How can I switch the functionality of the Enter and Shift+Enter key combinations in Windows?

I find Matlab's interface more intuitive sometimes. By default in Mathematica's front-end, the Shift+Enter combination processes input in the active cell, while Enter inserts a carriage-return.

Is there a standard way to re-map the actions of different key combinations?

  • $\begingroup$ Have you tried KeyEventTranslations.tr? On OS X there's an explicit entry for the Evaluate command. $\endgroup$
    – Szabolcs
    Commented Oct 11, 2016 at 19:38
  • $\begingroup$ @Szabolcs no I haven't I have it open now not sure what to change exactly but it looks logical. $\endgroup$
    – William
    Commented Oct 11, 2016 at 19:45
  • $\begingroup$ Do make a backup. If you keep the backup in the same location, make sure it doesn't have the .tr extension. Not sure about how much is shared between Windows and Mac, but on Mac "Enter" and "Return" are considered different keys. "Return" is what we normally use and "Enter" is accessed either as Shift-Return or through the numpad. KeyEventTranslations uses the same names (Return vs Enter) on Mac. $\endgroup$
    – Szabolcs
    Commented Oct 11, 2016 at 21:39
  • $\begingroup$ @Kuba that's correct I would like to swap the Enter and Shift+Enter keys $\endgroup$
    – William
    Commented Oct 12, 2016 at 15:06

4 Answers 4


First move KeyEventTranslations.tr file to your $UserBaseDirectory in order to not damage installation files. (Rebinding keys to define new keyboard shortcuts)

Open the file and find those lines:


(* Evaluation *)


Item[KeyEvent["Return", Modifiers -> {Shift}], "HandleShiftReturn"]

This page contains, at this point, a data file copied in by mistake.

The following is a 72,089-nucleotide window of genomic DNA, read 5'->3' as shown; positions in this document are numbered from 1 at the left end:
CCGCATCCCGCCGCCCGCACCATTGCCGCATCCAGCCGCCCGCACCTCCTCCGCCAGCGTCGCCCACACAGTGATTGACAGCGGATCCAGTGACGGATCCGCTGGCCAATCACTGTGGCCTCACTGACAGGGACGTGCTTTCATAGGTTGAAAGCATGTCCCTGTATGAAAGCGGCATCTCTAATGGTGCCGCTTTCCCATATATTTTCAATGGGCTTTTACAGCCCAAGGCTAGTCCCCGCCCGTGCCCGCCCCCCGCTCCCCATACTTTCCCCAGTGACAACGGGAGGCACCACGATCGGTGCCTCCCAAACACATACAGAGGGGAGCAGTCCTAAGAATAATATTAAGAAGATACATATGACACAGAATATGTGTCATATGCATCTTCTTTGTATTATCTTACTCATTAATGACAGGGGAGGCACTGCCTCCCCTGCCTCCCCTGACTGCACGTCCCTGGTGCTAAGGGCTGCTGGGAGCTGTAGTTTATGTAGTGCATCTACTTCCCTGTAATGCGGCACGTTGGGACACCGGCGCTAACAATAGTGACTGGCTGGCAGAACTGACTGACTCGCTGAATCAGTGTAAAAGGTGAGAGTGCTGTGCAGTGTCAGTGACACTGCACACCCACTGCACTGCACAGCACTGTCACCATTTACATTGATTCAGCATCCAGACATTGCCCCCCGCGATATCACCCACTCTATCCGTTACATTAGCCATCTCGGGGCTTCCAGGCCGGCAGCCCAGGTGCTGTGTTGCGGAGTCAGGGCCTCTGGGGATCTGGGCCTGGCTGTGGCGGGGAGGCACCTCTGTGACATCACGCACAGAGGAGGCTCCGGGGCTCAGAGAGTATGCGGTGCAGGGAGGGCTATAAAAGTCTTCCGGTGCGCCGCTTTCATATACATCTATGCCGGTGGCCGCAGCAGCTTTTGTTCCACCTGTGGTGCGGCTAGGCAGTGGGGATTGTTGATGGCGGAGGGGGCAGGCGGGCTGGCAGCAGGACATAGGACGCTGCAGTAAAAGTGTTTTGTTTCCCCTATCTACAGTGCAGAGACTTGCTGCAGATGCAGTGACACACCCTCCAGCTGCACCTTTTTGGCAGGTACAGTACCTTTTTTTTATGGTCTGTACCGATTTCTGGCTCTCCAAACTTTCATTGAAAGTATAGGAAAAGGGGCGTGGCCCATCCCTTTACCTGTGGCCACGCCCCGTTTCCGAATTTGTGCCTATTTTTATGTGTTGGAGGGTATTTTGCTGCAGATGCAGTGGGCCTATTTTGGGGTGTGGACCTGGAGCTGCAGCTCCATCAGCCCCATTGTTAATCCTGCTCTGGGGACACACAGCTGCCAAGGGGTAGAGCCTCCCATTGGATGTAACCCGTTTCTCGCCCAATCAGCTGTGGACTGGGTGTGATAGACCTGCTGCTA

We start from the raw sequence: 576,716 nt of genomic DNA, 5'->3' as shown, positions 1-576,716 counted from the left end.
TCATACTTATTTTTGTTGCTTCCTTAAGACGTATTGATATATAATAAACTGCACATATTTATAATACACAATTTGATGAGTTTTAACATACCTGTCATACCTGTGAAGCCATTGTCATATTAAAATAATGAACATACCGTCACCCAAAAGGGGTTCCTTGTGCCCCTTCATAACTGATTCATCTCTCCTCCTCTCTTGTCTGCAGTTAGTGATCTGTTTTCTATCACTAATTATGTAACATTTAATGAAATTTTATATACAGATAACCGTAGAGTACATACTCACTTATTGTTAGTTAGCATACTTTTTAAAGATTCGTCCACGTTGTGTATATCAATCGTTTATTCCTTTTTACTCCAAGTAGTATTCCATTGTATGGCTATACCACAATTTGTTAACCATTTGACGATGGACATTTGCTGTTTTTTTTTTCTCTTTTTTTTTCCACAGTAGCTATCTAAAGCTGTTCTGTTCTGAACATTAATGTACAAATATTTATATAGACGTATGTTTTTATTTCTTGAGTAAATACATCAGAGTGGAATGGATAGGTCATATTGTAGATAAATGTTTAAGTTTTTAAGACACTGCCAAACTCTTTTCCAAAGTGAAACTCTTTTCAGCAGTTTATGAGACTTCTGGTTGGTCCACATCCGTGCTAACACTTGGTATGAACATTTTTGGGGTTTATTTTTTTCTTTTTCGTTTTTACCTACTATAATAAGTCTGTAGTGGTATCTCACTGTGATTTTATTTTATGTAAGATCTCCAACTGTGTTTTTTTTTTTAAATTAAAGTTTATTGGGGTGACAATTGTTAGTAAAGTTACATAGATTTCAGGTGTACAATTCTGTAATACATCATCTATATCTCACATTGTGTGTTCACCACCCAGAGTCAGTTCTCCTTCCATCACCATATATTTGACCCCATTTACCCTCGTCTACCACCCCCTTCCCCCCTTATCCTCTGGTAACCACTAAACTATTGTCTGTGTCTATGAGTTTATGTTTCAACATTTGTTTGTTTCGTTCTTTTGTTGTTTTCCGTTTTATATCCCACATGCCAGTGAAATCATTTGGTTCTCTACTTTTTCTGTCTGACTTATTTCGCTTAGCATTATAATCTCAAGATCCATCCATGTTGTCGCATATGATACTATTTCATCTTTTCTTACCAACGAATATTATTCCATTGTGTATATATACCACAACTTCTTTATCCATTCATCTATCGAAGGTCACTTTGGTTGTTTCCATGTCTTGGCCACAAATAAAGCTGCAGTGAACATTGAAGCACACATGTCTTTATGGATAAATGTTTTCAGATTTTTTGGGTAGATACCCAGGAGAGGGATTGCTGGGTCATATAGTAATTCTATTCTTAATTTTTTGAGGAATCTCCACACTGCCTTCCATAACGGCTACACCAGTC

(* Input *)

Item[KeyEvent["Return"], "Linebreak"]


and swap "HandleShiftReturn" with "Linebreak".

Works on Windows.

  • $\begingroup$ This does not work on linux ;( $\endgroup$
    – William
    Commented Oct 13, 2016 at 21:26
  • $\begingroup$ Is there a way to do this on a per cell basis easily? $\endgroup$
    – William
    Commented Oct 13, 2016 at 23:00
  • 2
    $\begingroup$ @Liam No, you can change each event separately but both with result in a loop: SetOptions[ PreviousCell[], CellEventActions :> { {"MenuCommand", "HandleShiftReturn"} :> FrontEndTokenExecute["Linebreak"], "ReturnKeyDown" :> FrontEndTokenExecute["HandleShiftReturn"] } ] $\endgroup$
    – Kuba
    Commented Oct 14, 2016 at 6:24
  • 1
    $\begingroup$ @Kuba Strangely enough, it works for PreviousCell[] but doesn't work for $FrontEndSession... $\endgroup$ Commented Oct 15, 2016 at 19:29

Using Autohotkey the following works pretty well.

#IfWinActive ahk_class NotebookFrame
  Enter::Send {blind}{shift down}{enter}{shift up} 
  Shift & Enter::Send {enter}

In case the internals are ever changed you can use the following to get the internal class.

  WinGetClass, class, A
  MsgBox, The active window's class is "%class%".

This piece of code should do the trick. It takes effect immediately.

  FrontEndEventActions:>{{"MenuCommand", "HandleShiftReturn"} :> 
  FrontEndTokenExecute["Linebreak"], "ReturnKeyDown" :> 

(Tested on ArchLinux/MacOS_Sierra/Win10Server2016 with MMA 11. Hopefully it will work on Ubuntu, too)

If you want to run it automatically each time you open MMA, you can modify the code and insert it to the frontend configuration file $UserBaseDirectory/FrontEnd/init.m

And many thanks to Kuba. The comment under his answer inspired me a lot. Without his idea I wouldn't be able to produce this answer.

  • $\begingroup$ EvaluateCells is what numpad enter does, not shift+enter. $\endgroup$
    – Kuba
    Commented Oct 15, 2016 at 17:00
  • 2
    $\begingroup$ (+1) Works with Mathematica 11.0.0 on Win7 x64. After evaluating this the usual (not numpad) Enter evaluates Cell, and Shift+Enter inserts a linebreak. $\endgroup$ Commented Oct 15, 2016 at 17:04
  • $\begingroup$ Did you take this from Kuba ;) $\endgroup$
    – William
    Commented Oct 15, 2016 at 17:53
  • $\begingroup$ @Liam Yes, Kuba is whom the credit should go to : ) $\endgroup$
    – btwiuse
    Commented Oct 15, 2016 at 17:58

For completion this technique seems to work fairly well in ubuntu.

Basically if you open /usr/share/X11/xkb/symbols/pc and edit the file you can make the following 2 lines like the following.

key <RTRN> {    [ KP_Enter      ]   };
key <CAPS> {    [ Return        ]   };

Now CapsLock functions as the return key in Mathematica and the return key functions as the cellevaluation function.

This isn't perfect but works fairly well and most applications seem to still work well.


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